The following is a summary of comments by Kyoji Yanagisawa, a former assistant to the deputy chief Cabinet secretary, regarding the rising tensions on the Korean Peninsula.
* * * * *
What is most worrying about the administration of U.S. President Donald Trump is that the goal that the administration aims to achieve through its use of force remains unclear.
Even if we accept that the cruise missile strike on a Syrian government airbase was intended as a punishment for the Assad regime's use of chemical weapons, it did nothing to help either end the civil war or protect human rights in that country. On North Korea, too, we cannot see if the United States is trying to stop the North's regime from conducting another nuclear weapons test, or what the Trump administration will do if there is such a test.
Right now, it is not North Korea but the U.S. that is dealing in brinksmanship diplomacy, attempting to extract desired concessions from its rivals by menacing them with the threat of war. However, for brinksmanship to work, two conditions must be in place. One, there must be some prospect that the country on the receiving end will indeed make concessions; and two, there must be some idea of what will result from military action taken in cases where no concessions were made. There are no examples of successful military force-first diplomatic gambits without looking ahead to the potential outcomes.
A U.S. Navy strike group led by the Nimitz-class USS Carl Vinson aircraft carrier is steaming for the waters off the Korean Peninsula. I cannot call this anything else but an empty action, and therefore a dangerous action. The reason North Korea is clinging to its nuclear program is because it feels threatened by U.S. military power. If the Carl Vinson gets a touch too close it would only feed North Korean fears and, should the North feel backed into a corner, perhaps provide the regime a reason for a pre-emptive strike. And if that happens, the targets would most likely be U.S. bases in South Korea and Japan.
There are some outstanding issues between Japan and North Korea, including the latter's abduction of Japanese citizens. However, there is no bilateral problem so severe as to lead to war. Nevertheless, should mutual distrust between the U.S. and North Korea over Pyongyang's nuclear program lead to an armed conflict, Japan and South Korea would be sucked into the conflict because both nations host U.S. bases.
It is harmful for Japan to so easily back the new U.S. emphasis on displays of force. There is apparently a plan for Maritime Self-Defense Force (MSDF) vessels to conduct joint exercises with the Carl Vinson. But if the MSDF undertakes these drills in highly charged circumstances, Japan will in effect be declaring its active participation in the intimidation of North Korea. What will Japan do if the North Korean problem explodes? Japan should stick to its strictly defense-oriented policy.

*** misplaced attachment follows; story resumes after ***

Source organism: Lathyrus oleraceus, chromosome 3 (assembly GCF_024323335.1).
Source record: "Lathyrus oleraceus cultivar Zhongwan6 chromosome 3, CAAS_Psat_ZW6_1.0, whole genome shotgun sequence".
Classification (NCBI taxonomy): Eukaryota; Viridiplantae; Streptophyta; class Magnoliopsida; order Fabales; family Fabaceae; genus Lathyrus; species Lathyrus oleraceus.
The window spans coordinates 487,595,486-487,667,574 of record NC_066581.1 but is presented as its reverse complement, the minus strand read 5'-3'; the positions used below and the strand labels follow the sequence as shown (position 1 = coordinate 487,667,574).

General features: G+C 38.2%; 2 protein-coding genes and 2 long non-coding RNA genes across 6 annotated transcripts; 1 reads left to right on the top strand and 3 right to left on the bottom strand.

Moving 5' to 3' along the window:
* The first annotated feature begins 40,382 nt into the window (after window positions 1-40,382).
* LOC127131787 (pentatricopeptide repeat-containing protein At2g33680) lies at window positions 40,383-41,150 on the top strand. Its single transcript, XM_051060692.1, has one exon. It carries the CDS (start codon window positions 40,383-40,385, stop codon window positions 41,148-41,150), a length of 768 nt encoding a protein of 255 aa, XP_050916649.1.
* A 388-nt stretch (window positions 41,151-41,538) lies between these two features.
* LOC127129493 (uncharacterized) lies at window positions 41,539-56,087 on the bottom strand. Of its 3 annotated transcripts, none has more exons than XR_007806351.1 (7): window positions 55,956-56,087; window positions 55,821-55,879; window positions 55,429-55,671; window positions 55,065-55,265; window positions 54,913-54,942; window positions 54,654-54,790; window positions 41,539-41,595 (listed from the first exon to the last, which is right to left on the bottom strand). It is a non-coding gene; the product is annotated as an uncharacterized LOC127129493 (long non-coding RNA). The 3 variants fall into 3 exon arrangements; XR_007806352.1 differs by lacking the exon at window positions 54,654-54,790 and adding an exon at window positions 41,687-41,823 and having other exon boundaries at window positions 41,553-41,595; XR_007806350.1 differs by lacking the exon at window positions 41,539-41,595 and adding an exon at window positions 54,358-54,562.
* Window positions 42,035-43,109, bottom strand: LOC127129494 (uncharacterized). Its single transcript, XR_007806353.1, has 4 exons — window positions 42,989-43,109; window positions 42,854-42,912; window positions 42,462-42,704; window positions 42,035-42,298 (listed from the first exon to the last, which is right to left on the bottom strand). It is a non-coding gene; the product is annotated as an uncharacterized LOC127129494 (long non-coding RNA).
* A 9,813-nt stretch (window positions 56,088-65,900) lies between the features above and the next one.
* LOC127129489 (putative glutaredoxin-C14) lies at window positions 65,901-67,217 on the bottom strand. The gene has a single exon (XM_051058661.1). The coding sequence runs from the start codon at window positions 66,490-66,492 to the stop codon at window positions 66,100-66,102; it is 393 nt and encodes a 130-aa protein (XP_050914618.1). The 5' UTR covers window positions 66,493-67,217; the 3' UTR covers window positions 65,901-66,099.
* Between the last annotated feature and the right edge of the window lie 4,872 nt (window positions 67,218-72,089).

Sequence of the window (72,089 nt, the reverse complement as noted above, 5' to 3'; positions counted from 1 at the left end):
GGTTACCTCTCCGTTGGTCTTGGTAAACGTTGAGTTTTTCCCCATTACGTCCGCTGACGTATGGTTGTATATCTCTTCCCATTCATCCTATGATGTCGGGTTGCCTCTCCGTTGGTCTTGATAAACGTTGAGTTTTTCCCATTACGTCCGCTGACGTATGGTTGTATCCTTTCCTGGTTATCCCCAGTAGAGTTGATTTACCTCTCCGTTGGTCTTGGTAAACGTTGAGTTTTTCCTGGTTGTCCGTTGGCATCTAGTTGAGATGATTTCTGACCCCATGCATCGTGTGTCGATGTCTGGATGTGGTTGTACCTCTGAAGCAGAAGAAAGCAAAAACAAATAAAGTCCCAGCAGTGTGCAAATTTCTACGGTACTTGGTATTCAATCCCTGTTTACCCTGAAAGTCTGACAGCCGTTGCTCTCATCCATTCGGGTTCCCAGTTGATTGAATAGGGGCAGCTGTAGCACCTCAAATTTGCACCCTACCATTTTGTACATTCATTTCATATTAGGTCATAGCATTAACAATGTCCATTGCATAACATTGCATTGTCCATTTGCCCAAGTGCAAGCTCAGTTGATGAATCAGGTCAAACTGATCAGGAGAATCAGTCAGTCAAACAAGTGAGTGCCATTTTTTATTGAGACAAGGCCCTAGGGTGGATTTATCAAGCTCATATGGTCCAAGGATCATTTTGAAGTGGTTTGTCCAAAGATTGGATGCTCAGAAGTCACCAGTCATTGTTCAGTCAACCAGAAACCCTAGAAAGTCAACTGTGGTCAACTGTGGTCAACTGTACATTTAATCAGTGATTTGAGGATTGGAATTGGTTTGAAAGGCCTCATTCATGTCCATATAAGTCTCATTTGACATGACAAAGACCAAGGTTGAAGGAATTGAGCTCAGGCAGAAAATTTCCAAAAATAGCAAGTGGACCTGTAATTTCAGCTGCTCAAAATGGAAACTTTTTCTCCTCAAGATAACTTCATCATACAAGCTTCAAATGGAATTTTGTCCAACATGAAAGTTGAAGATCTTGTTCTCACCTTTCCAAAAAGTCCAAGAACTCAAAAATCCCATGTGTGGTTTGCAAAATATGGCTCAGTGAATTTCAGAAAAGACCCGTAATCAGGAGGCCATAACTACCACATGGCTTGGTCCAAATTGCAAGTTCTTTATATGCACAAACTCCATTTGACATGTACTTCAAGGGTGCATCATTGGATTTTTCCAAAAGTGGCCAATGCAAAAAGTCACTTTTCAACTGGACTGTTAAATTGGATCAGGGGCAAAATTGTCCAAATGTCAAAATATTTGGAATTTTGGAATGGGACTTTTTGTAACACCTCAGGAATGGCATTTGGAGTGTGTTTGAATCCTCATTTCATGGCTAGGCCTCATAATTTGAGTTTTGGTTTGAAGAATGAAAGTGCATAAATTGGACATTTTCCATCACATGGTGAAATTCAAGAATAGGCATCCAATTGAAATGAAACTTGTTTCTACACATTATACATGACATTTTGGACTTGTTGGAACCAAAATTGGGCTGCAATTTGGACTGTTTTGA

First and foremost, Japan must consider its own strategic goals. Is it preventing missile attacks on our country? And should Japan be attacked, would it retaliate and then seek the destruction of the North Korean regime?
It is difficult to imagine that the North would now agree to give up nuclear weapons through a negotiated settlement. Thus, aiming to dismantle the North Korean regime may indeed be the only guaranteed way to force North Korea to give up its nuclear weapons. However, we then have to answer the question of how to govern North Korea with its population of more than 20 million. Considering how difficult the consequences of toppling the North's government are certain to be, regime change should not be seriously considered.
Should limited military strikes be launched on North Korea in a bid to strip the country of its nuclear capabilities, it would invite "limited" retaliation by Pyongyang if missiles deployed by the country remained intact. For the sake of its own well-being, Japan ought to have an alternate plan, a non-military plan, to drain away North Korea's fear of the United States.
The North's nuclear program is the last thing holding up its regime. If that regime is threatened militarily, it will likely cling all the tighter to its nuclear bombs. Pyongyang needs an alternative guarantee of its survival. If it cannot be prevented from building a nuclear arsenal, then it must not be given any incentive to use the weapons. While preventing the spread of nuclear arms technology and strengthening measures to block the flow of capital into North Korea, the international community should seek every opportunity for dialogue. Patience is required, especially when one side sparks a crisis. (Interviewed by Kaori Onaka, Opinion Group)